MMF #5: A Guide to Embedding Components in 3D Printed Parts
Markforged Mechanical Features [MMF] is a series of blog posts detailing best practices for designing common traditional engineering parts and mechanical features for composite reinforced 3D printing with Markforged printers.
Last week, we explored overprinting nuts as a method for strong connections within your industrial strength 3D printed parts. In this post, we’ll take it a step further: by using overprinting to design multi-material parts when different materials are needed in different components of a part. As a brief overview, the process for overprinting is fairly simple. You start a print, pause it midway, embed components into the 3D print job, and then resume the print, allowing it to 3D print over the components you have embedded.
This could be used to develop a more integrated product, with electronic components embedded in 3D printed parts, it could be used when two materials are needed in the same component for desired material properties, or, in the case I will be explaining below, can be used to prototype parts to be made with more expensive manufacturing processes before committing to large batch quantities. For this post, I’ve designed a pair of 3D printed pliers with customizable jaws and an ergonomic grip.
For this pair of pliers, I wanted a stiff body, but comfortable grips. The Onyx is a bit rough for grips but pretty stiff (especially with fiber reinforcement), so I used Onyx and fiberglass to 3D print the body of the pliers and jaws of the pliers and a comfortable, tough nylon 3D printed grip.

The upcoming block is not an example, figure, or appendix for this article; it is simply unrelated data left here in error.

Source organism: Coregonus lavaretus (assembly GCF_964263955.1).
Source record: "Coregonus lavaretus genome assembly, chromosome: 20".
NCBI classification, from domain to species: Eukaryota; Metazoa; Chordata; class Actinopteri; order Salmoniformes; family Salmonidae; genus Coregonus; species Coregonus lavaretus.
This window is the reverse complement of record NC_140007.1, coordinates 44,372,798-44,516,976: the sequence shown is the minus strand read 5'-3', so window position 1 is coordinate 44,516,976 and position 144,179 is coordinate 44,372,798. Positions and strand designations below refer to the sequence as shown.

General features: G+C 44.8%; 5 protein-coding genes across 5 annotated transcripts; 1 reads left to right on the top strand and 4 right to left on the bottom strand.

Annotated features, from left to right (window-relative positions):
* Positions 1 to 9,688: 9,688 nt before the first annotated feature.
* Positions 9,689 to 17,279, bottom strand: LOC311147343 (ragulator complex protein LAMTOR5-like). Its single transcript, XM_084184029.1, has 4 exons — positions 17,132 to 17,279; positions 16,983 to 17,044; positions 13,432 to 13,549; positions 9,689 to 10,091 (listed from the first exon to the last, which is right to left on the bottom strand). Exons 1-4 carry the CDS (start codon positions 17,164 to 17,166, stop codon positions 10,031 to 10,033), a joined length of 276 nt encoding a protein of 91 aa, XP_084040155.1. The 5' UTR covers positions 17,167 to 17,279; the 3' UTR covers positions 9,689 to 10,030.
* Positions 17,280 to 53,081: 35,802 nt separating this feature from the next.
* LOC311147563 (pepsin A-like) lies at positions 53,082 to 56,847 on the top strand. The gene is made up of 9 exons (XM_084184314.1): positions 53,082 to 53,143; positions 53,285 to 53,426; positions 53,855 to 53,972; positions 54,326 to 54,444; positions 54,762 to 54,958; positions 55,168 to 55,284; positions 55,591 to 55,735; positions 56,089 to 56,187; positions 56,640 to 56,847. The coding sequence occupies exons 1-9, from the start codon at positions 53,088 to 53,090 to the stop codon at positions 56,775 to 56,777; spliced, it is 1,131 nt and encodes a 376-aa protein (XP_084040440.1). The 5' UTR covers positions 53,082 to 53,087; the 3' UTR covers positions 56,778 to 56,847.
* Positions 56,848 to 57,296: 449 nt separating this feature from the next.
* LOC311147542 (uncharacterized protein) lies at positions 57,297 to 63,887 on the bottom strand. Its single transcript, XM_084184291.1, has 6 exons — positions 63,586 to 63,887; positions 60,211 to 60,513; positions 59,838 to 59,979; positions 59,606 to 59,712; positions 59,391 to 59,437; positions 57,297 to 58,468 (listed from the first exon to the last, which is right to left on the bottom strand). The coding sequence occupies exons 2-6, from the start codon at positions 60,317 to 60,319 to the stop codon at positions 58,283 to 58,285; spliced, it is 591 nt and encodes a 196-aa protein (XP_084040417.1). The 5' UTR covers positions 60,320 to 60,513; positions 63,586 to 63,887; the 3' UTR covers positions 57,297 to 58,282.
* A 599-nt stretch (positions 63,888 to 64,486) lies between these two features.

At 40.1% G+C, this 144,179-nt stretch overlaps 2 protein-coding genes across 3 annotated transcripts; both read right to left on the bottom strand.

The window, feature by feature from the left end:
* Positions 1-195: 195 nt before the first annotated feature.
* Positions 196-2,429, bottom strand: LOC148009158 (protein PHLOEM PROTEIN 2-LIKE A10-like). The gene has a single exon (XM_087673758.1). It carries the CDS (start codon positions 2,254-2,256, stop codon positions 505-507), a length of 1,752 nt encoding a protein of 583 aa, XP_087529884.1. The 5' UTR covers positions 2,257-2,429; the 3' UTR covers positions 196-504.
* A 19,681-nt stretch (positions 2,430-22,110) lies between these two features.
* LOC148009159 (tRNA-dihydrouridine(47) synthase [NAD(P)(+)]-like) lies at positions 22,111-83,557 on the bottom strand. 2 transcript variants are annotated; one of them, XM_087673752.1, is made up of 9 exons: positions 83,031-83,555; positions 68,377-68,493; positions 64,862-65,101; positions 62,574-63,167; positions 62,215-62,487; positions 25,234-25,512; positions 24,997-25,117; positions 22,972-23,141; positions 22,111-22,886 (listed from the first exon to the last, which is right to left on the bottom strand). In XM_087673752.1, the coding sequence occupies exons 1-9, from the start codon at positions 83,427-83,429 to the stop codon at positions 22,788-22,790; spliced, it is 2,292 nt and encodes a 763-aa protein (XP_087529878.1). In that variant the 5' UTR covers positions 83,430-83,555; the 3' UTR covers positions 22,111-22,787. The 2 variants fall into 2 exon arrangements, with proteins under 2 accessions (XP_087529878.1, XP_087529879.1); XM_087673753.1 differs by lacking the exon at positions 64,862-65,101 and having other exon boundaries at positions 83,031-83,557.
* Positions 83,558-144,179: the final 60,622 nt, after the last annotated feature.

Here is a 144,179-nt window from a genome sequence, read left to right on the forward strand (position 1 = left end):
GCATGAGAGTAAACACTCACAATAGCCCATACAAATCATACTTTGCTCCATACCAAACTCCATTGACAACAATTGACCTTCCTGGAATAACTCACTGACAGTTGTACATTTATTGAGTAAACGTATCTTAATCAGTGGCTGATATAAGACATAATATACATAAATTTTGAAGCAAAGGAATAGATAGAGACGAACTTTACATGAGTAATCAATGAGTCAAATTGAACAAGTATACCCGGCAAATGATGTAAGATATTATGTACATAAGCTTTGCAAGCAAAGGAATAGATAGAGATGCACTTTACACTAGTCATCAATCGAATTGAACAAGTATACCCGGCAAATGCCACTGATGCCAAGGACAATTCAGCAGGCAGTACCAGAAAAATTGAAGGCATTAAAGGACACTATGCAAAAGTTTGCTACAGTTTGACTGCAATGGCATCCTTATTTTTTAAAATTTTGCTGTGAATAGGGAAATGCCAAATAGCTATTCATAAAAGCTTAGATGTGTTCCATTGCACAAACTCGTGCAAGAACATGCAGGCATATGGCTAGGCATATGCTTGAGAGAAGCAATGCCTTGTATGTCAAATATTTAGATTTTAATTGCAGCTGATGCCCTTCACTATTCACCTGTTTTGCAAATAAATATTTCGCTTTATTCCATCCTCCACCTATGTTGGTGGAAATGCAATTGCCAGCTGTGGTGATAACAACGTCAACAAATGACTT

Designing for overprinting fundamentally branches from design for assembly: how can you make putting components together easy and fast? Because you are embedding components mid-print, and the printer needs a flat surface to print on and the print head must not intersect with the part being embedded, designing for overprinting thus comes down to designing a good cavity. So here’s a guide on modeling and 3D printing parts with embedded components.
Designing the Void:
When designing for overprinting, as I mentioned before, you will be embedding parts in a void. When you start your part design, you should think about which face the part will print from right from the beginning, as you’ll need to know this in order to properly embed a part. For this part, I want to embed the main body of one side of the pliers into the grips. All these parts happen to be 3D printed, but only the grips have to be for this case. If you are overprinting a part, you may need it to entirely fit within the printed piece, or like in the case of this set of pliers, you may just want to place a section of the part in, in which case you will need ribs or some other sort of feature to keep the part constrained, as shown below.